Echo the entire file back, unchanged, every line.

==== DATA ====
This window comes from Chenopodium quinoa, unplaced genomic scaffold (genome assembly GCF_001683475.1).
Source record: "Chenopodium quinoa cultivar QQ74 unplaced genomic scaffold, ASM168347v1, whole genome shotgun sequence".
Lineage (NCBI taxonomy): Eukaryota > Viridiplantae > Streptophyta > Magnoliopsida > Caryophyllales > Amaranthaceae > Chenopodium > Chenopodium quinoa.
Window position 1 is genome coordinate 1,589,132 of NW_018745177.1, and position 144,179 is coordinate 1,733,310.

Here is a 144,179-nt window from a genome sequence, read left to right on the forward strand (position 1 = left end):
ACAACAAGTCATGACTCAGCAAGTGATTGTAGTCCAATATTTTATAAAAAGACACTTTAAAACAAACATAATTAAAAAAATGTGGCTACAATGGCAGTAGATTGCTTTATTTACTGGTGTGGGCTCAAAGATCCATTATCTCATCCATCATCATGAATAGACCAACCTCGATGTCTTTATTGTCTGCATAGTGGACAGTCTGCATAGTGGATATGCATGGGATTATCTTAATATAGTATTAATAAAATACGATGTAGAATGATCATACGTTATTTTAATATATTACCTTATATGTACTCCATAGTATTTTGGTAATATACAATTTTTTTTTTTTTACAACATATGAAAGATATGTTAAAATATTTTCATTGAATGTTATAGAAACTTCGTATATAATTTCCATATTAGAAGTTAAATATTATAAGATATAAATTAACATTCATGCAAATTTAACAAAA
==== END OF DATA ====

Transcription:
This window comes from Chenopodium quinoa, unplaced genomic scaffold (genome assembly GCF_001683475.1).
Source record: "Chenopodium quinoa cultivar QQ74 unplaced genomic scaffold, ASM168347v1, whole genome shotgun sequence".
Lineage (NCBI taxonomy): Eukaryota > Viridiplantae > Streptophyta > Magnoliopsida > Caryophyllales > Amaranthaceae > Chenopodium > Chenopodium quinoa.
Window position 1 is genome coordinate 1,589,132 of NW_018745177.1, and position 144,179 is coordinate 1,733,310.

Here is a 144,179-nt window from a genome sequence, read left to right on the forward strand (position 1 = left end):
ACAACAAGTCATGACTCAGCAAGTGATTGTAGTCCAATATTTTATAAAAAGACACTTTAAAACAAACATAATTAAAAAAATGTGGCTACAATGGCAGTAGATTGCTTTATTTACTGGTGTGGGCTCAAAGATCCATTATCTCATCCATCATCATGAATAGACCAACCTCGATGTCTTTATTGTCTGCATAGTGGACAGTCTGCATAGTGGATATGCATGGGATTATCTTAATATAGTATTAATAAAATACGATGTAGAATGATCATACGTTATTTTAATATATTACCTTATATGTACTCCATAGTATTTTGGTAATATACAATTTTTTTTTTTTTACAACATATGAAAGATATGTTAAAATATTTTCATTGAATGTTATAGAAACTTCGTATATAATTTCCATATTAGAAGTTAAATATTATAAGATATAAATTAACATTCATGCAAATTTAACAAAA